Thursday, September 24, 2009

Cinematic Truth and Curiously Strong Mints

For the last several years Altoids has been running highly-stylized print ads that draw on cinematic motifs of the 1950s and 1960s. Playing on the classic themes and situations of early films and television these retro-fit ads seem more absurd than nostalgic; a mode of production in which the denotations are alienated from their connotations, forcing them to negotiate the mechanisms of imagery. This is largely due to the lighting (which is cinematic) and the color (which is unnatural and clearly the result of post-production.)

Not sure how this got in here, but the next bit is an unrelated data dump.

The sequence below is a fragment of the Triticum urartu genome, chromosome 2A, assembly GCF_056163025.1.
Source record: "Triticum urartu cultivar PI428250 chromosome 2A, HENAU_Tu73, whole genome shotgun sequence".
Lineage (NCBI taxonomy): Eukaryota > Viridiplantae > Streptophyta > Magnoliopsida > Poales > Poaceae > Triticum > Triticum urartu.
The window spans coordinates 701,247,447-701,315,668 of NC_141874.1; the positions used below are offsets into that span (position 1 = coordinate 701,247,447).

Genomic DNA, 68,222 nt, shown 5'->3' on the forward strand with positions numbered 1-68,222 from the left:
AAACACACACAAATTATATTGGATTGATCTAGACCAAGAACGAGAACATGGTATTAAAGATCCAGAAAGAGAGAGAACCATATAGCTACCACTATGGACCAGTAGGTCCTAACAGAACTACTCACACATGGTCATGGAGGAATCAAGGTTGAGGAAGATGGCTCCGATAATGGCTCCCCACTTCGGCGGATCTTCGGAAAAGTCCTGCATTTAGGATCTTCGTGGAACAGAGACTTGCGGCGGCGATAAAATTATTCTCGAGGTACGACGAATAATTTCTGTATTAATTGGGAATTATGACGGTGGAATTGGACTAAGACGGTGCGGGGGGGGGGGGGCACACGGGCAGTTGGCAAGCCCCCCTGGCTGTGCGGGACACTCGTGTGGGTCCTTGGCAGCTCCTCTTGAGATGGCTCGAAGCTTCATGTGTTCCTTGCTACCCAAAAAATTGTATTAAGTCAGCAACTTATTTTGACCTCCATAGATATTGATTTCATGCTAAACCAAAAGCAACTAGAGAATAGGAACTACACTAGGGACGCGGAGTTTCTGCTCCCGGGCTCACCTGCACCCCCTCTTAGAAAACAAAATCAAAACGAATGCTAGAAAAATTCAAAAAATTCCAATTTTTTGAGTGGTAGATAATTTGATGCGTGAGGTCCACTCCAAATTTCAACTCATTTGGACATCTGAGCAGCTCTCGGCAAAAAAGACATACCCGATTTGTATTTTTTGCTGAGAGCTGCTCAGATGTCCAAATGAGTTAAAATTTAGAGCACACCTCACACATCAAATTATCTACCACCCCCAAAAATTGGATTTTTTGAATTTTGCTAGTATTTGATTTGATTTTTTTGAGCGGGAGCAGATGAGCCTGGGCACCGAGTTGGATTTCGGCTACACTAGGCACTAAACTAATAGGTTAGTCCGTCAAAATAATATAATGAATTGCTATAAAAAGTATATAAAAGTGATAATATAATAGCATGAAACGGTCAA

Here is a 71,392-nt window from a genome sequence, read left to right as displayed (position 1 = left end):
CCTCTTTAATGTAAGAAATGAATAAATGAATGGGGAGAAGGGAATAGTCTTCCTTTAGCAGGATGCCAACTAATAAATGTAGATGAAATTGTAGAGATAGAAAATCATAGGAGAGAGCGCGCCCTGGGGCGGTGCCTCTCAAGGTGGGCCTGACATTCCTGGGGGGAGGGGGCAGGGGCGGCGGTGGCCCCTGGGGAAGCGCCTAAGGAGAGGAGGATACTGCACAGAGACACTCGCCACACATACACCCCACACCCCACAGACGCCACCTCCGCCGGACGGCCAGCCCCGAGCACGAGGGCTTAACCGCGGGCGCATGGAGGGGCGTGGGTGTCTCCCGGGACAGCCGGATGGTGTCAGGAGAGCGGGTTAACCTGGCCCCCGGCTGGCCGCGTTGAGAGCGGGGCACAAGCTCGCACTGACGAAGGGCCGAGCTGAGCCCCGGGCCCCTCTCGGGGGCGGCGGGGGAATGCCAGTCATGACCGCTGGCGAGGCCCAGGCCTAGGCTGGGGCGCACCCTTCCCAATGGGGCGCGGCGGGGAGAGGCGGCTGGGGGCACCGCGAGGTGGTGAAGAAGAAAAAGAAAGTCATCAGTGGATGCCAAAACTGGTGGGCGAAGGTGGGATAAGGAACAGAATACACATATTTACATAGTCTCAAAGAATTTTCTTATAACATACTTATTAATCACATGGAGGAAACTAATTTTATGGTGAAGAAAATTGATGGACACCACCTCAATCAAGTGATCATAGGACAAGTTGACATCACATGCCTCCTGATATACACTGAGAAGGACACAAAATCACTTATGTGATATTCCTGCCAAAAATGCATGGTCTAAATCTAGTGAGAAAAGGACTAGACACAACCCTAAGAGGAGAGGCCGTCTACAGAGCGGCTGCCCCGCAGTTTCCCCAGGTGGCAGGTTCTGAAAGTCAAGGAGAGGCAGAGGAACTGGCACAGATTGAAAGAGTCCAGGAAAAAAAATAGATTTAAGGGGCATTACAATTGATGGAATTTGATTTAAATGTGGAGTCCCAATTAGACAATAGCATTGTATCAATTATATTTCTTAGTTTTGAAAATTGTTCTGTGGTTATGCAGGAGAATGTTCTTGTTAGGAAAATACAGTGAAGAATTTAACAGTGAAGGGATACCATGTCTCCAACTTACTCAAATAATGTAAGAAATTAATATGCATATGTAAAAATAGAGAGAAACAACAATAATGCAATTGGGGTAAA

The use of these "elements" not as subtle processes of design but as deliberate mechanisms of image production force us to consider the narrative "truth" of this image on several different levels and modes of reality. First there is the construction of a social myth (the tableau of a boy being caught masturbating by his mother), secondly there is the re-construction of a certain era or cultural sensibility (that being/ belonging to the 1950s and 60s) and lastly there is the appropriation of these two modes by the advertising industry for use in another context entirely.

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